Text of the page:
Close Menu

What is Comparative Fault and How Does it Impact Florida Auto Accident Claims?


The main principle of personal injury law in the United States is that whoever is negligent and causes an accident should be responsible for paying the other party’s damages, like medical bills and property damage. However, this is not entirely black and white. What if there are multiple people who were negligent? What if the at-fault party also had a vehicle defect that contributed to the accident?

Different states handle negligence differently. Some follow the theory of contributory negligence, while others prescribe to the theory of comparative negligence. Only a handful of states still use contributory negligence. Most use comparative, but there are two types of comparative as well. One is pure comparative while the other is modified comparative. Because of this, the amount of money you may be entitled to after an auto accident can vary widely based on where the accident occurred.

How Contributory Negligence States Work

Contributory negligence is the most challenging system to prove negligence under. With contributory negligence, you cannot be even one percent at fault and still recover any of your damages. If the other party was 99% at fault, you are still barred from recovery in a contributory negligence state. It’s a very harsh way of evaluating damages. Not surprisingly, insurance companies will push to find a small percentage of liability against the injured party in order to keep them from recovering any financial compensation. This helps their bottom line since it reduces their payouts.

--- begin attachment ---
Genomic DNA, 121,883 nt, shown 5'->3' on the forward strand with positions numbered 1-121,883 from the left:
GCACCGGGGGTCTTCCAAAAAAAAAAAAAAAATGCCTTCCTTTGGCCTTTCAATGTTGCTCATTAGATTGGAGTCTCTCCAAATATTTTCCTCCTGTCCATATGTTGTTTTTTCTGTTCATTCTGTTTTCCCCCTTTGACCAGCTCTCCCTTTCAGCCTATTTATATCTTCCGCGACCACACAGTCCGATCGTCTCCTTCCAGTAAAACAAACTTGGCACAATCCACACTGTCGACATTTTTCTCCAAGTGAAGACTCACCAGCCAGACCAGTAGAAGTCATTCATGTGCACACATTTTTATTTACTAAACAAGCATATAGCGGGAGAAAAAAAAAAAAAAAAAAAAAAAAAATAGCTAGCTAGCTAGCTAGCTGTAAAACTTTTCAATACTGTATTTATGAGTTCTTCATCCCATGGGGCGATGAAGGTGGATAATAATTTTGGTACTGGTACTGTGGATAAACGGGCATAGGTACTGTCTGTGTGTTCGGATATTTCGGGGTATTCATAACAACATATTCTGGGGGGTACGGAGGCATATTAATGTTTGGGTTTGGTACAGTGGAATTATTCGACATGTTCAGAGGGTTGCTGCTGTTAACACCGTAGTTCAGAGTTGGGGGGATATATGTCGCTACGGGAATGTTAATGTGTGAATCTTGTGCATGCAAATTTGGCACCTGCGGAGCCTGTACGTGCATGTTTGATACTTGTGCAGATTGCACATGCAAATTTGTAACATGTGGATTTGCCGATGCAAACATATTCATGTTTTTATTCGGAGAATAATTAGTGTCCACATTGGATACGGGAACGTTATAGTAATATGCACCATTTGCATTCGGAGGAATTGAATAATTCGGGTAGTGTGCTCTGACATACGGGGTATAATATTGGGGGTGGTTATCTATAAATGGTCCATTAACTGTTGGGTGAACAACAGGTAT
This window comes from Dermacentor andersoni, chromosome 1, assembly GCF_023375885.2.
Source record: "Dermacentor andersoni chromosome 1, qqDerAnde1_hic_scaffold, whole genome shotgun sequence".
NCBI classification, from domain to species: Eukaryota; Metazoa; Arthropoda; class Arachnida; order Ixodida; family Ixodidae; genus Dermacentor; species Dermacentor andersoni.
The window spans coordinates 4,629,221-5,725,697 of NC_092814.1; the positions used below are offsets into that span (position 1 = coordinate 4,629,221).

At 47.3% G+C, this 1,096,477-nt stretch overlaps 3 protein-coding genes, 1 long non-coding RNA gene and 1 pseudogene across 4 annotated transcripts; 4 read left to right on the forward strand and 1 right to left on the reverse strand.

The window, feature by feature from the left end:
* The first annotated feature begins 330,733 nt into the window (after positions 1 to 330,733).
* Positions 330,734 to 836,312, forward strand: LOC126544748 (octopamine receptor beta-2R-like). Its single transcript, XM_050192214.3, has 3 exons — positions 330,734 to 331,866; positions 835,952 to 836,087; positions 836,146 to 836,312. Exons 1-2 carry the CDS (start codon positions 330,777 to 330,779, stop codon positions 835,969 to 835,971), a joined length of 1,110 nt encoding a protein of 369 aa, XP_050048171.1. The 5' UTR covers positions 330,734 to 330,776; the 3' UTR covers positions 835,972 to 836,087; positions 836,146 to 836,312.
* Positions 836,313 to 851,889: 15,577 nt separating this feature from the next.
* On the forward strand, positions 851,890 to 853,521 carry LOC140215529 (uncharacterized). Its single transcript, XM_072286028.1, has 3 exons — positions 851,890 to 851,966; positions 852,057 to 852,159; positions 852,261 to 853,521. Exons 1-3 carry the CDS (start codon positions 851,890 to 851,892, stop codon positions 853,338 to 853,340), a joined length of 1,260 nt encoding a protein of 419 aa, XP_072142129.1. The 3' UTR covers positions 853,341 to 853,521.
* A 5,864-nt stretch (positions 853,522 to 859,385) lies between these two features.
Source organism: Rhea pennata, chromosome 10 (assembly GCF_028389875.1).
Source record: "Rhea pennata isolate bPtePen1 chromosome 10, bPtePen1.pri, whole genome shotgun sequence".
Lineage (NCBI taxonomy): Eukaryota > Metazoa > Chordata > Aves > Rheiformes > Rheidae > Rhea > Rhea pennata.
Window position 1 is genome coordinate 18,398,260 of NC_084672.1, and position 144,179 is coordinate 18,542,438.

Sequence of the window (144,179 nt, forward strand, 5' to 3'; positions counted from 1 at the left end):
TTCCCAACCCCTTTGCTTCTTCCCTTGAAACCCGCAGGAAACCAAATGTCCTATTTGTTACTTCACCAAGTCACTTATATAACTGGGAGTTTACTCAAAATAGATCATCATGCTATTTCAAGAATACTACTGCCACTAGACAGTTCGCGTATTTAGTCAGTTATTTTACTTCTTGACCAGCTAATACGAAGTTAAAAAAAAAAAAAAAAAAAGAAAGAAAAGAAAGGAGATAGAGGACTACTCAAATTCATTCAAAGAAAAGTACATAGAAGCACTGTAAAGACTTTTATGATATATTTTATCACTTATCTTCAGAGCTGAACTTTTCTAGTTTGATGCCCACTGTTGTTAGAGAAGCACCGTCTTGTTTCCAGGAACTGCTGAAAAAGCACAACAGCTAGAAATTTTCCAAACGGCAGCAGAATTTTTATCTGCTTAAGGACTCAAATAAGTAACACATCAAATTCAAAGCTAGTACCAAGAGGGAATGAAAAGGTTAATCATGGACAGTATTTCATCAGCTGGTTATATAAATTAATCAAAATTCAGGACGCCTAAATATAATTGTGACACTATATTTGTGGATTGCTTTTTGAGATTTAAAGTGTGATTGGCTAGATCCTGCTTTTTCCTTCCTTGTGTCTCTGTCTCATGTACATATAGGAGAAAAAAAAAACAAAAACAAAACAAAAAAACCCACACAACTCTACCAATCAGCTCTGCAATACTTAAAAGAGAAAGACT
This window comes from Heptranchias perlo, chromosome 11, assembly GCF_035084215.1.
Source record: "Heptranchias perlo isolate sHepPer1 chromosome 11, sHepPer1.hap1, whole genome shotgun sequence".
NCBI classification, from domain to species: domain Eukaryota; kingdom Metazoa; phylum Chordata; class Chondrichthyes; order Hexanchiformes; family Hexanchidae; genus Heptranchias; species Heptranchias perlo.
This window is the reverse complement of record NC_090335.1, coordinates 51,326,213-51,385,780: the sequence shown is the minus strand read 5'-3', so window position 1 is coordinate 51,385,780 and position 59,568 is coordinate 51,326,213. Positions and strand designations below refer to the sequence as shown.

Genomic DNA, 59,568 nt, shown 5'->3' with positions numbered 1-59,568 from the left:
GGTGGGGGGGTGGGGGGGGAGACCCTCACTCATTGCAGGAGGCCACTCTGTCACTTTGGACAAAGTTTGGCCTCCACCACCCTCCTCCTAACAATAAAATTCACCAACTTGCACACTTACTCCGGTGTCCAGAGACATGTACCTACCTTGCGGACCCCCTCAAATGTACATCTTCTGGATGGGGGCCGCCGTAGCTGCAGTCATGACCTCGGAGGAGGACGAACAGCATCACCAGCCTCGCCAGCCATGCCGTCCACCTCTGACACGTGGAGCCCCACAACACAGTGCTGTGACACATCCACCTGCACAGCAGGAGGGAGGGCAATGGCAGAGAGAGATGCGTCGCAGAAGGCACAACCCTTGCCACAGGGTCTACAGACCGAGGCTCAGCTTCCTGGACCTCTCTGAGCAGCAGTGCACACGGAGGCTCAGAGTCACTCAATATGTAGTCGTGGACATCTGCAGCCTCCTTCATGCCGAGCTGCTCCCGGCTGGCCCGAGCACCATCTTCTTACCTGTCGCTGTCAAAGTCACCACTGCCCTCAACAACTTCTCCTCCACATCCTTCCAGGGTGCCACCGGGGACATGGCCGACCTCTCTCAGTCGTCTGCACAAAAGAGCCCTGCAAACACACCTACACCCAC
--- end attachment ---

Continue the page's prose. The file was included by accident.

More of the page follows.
Comparative Negligence in Florida

Florida, along with many other states, follow comparative negligence. This means that if multiple parties share responsibility for the accident, then each party shares a percentage of fault. If someone is 95% at fault, the injured party can collect 95% of their damages. Essentially, your damages are reduced by the percentage of fault you were responsible for.

However, this is where the important distinction between modified and pure comparative matters. With pure comparative negligence, you can collect for a portion of your damages even if it’s only one percent. In a pure comparative state, the driver who was 95% at fault can still collect 5% of his or her damages against you.

Some states felt pure comparative was unfair and adopted a new version modified comparative. With modified comparative negligence, the victim must be less than 50% negligent in order to recover his or her damages. This means that someone who is 49% at fault for the accident can collect, but the person who is 51% at fault is barred as though he or she was in a contributory negligence state.

Contact an Orlando Auto Accident Attorney Today

Determining liability in a Florida car accident is much harder than saying one party is at fault and therefore liable for the victim’s damages. Having an Orlando auto accident attorney on your side is important. Contact Payer Law today to schedule an initial consultation. Let us help you get the compensation you deserve after a Florida auto accident that was caused by someone else’s negligence.


Facebook Twitter LinkedIn